Government, aviation, education, and telecom sectors located in South and Southeast Asia have come under the radar of a new hacking group as part of a highly-targeted campaign that commenced in mid-2022 and continued into the first quarter of 2023.
Symantec, by Broadcom Software, is tracking the activity under its insect-themed moniker Lancefly, with the attacks making use of a “powerful” backdoor called Merdoor.
Evidence gathered so far points to the custom implant being utilized as far back as 2018. The ultimate goal of the campaign, based on the tools and the victimology pattern, is assessed to be intelligence gathering.
“The backdoor is used very selectively, appearing on just a handful of networks and a small number of machines over the years, with its use appearing to be highly targeted,” Symantec said in an analysis shared with The Hacker News.
While the exact initial intrusion vector used is currently not clear, it’s suspected to have involved the use of phishing lures, SSH brute-forcing, or the exploitation of internet-exposed servers.
The attack chains ultimately lead to the deployment of ZXShell and Merdoor, a fully-featured malware that can communicate with an actor-controlled server for further commands and log keystrokes.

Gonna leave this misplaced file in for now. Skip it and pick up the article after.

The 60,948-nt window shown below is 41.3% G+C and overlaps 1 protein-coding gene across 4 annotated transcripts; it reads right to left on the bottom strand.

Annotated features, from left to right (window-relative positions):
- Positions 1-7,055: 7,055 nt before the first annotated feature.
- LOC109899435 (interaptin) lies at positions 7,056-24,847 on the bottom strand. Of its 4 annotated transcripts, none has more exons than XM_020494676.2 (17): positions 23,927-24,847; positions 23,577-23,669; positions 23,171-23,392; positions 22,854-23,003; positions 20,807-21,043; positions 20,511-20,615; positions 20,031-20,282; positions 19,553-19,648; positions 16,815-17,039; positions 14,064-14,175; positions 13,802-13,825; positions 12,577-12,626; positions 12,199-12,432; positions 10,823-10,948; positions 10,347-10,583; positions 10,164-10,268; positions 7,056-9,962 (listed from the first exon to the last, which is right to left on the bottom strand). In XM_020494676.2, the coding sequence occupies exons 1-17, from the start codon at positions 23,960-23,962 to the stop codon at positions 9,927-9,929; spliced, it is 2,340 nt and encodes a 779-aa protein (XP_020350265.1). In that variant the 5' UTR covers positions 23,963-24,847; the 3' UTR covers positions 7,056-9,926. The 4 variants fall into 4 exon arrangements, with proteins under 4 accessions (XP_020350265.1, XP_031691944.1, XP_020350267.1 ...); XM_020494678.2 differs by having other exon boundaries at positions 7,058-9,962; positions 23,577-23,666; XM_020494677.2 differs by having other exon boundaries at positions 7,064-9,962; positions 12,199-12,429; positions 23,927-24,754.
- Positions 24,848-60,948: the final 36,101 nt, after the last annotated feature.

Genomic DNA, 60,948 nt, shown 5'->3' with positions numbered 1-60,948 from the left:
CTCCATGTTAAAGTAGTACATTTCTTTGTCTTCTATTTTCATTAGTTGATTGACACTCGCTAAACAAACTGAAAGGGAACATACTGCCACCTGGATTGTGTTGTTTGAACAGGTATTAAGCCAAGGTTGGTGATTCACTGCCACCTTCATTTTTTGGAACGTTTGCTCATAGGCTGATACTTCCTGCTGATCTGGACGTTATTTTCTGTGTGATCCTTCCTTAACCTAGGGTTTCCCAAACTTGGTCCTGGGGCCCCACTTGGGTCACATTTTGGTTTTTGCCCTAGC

ZXShell, first documented by Cisco in October 2014, is a rootkit that comes with various features to harvest sensitive data from infected hosts. The use of ZXShell has been linked to various Chinese actors like APT17 (Aurora Panda) and APT27 (aka Budworm or Emissary Panda) in the past.
“The source code of this rootkit is publicly available so it may be used by multiple different groups,” Symantec said. “The new version of the rootkit used by Lancefly appears to be smaller in size, while it also has additional functions and targets additional antivirus software to disable.”
Another Chinese link comes from the fact that the ZXShell rootkit is signed by the certificate “Wemade Entertainment Co. Ltd,” which was previously reported by Mandiant in August 2019 to be associated with APT41 (aka Winnti).
Lancefly’s intrusions have also been identified as employing PlugX and its successor ShadowPad, the latter of which is a modular malware platform privately shared among multiple Chinese state-sponsored actors since 2015.
That said, it’s also known that certificate and tool sharing is prevalent among Chinese state-sponsored groups, making attribution to a specific known attack crew difficult.
“While the Merdoor backdoor appears to have been in existence for several years, it appears to only have been used in a small number of attacks in that time period,” Symantec noted. “This prudent use of the tool may indicate a desire by Lancefly to keep its activity under the radar.”